The only way that an error could sneak in unnoticed is if it occured before the first branch point. Consider as an example St. Paul's letter to the Galatians (which nearly all scholars think was written by Paul himself). Let us define the "Publisher" of Galatians as the first person who arranged the text to be copied many times, where "many" means enough times to ensure that at least two copies have surviving descendents. In the case of a famous person such as Paul, whose writings would be in high demand in many churches, it seems likely sufficient to copy the manuscript a mere 5 or 6 times, and then send them to geographically diverse regions in the Roman empire. Now, the most likely person to be the Publisher is Paul himself. However, we cannot rule out that the autograph was copied once or twice, maybe even three times, before the Publication. (More than this seems unlikely to me; why would people be interested enough in a text to copy it once, several times, but not interested enough to distribute multiple copies?)
To estimate the rate at which copying produces errors, let's consider the Textus Receptus (the line of descent which gave us the King James Version), circa 1500. Let's suppose this is about 50 copies removed from the first branch point (that's about one copy per 30 years) There are about 8,000 verses in the New Testament. Of these, two large sections of the Gospels, the longer ending of Mark (12 verses) and the Woman caught in Adultery in John (12 verses), were probably not in the original manuscripts (although they are early enough that they may well date back to the first century). In addition to these, Wikipedia lists 100 verses (I counted, that's the exact number) with major discrepencies between the Textus Receptus and the accepted critical text. There would be a lot more if we counted minor variants, but since most of the "major differences" on this list don't significantly affect interpretation, I'll draw the line here.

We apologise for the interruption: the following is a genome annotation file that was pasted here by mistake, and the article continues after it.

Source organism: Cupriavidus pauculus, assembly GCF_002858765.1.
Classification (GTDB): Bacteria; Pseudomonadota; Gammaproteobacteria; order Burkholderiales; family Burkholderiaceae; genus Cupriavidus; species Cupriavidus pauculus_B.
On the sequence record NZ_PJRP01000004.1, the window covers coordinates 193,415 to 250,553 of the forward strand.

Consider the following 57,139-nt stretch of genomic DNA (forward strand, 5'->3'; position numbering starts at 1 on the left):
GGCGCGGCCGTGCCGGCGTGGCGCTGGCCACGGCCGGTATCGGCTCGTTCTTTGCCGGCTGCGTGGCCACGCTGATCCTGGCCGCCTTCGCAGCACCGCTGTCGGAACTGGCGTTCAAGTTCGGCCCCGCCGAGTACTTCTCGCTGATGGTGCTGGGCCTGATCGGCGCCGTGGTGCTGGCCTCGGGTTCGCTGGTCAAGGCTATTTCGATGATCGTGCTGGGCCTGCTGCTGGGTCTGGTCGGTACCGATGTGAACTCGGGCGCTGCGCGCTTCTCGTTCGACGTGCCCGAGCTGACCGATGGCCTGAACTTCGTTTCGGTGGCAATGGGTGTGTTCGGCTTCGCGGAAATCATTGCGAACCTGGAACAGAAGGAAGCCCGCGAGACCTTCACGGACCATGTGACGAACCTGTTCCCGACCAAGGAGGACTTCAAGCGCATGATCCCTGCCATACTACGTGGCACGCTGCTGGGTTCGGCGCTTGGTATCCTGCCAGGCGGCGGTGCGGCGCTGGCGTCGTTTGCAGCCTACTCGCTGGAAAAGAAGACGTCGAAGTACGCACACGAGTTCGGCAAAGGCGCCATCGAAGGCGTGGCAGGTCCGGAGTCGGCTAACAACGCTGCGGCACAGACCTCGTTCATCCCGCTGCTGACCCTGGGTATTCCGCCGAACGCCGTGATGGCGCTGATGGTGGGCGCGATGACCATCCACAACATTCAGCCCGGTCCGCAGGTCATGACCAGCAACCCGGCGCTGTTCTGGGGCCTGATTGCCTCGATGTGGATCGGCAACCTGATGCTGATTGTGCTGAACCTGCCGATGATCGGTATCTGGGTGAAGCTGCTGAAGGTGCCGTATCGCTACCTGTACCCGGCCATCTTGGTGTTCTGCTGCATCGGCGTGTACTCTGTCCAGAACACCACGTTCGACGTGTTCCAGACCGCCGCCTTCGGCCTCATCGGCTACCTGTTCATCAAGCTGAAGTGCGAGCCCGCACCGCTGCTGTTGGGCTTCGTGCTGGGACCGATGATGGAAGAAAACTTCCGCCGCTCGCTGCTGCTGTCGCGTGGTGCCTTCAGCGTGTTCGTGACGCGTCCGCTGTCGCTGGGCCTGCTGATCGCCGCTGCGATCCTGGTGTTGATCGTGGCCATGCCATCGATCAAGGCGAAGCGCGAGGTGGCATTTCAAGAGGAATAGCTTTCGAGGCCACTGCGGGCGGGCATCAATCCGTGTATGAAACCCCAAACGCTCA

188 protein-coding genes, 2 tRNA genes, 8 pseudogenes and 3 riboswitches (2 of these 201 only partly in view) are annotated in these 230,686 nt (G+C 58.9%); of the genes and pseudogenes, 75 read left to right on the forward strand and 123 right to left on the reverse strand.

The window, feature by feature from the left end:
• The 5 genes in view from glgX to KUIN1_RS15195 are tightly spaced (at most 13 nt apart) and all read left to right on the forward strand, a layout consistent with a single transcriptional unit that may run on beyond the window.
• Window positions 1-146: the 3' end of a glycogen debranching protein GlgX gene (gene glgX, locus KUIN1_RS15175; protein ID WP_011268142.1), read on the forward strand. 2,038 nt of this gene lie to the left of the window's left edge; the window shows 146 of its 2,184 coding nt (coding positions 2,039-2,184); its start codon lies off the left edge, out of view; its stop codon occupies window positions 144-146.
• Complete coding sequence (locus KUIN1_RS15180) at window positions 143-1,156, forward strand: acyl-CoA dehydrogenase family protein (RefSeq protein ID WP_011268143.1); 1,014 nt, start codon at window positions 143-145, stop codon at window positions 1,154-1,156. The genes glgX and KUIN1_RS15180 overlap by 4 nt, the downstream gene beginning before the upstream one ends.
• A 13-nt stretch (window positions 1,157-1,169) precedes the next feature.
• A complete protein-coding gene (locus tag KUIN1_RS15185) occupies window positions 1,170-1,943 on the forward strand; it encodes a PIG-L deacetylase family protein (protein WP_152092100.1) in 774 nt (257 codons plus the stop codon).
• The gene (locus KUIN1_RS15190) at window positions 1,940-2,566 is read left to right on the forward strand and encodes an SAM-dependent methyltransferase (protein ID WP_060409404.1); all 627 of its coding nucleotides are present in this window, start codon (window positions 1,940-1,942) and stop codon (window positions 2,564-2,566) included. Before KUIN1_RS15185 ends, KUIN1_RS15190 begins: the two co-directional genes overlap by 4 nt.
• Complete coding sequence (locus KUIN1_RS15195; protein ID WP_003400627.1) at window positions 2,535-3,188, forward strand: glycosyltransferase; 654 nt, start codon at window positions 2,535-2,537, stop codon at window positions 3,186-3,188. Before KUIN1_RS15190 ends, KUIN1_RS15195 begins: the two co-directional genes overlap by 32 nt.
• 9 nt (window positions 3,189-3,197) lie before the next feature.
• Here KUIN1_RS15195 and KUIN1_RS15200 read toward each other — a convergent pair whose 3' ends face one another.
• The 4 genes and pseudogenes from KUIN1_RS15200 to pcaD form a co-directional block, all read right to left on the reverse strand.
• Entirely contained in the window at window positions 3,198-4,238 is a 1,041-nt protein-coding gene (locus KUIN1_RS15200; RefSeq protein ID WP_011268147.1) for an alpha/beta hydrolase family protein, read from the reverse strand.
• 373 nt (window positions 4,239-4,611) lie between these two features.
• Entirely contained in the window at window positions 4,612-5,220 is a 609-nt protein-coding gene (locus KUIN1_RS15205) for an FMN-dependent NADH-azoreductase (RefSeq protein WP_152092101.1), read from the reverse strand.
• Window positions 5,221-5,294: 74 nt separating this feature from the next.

Putting all this together, we arrive at a "major error rate" of about .0003 per verse per copy. If we allow for 3 copies before the first branch point, you still have to pay about in probability ratios for each (noncontiguous) verse of the New Testament you'd like to dynamite. Since the most important claims in the New Testament are typically found in several places, that's a very inefficient form of skepticism.
So the evidence suggests that a modern critical New Testament is at least about .999 accurate to the original text. To be clear, this doesn't tell us anything about whether the books were really written by their traditional authors, or whether the original claims are true; that's a subject for other posts. It does tell us, though, that the original claims were in fact made, by some first century person (whoever wrote the book in question), who was able to pass himself off to some audience, as a person with apostolic credentials.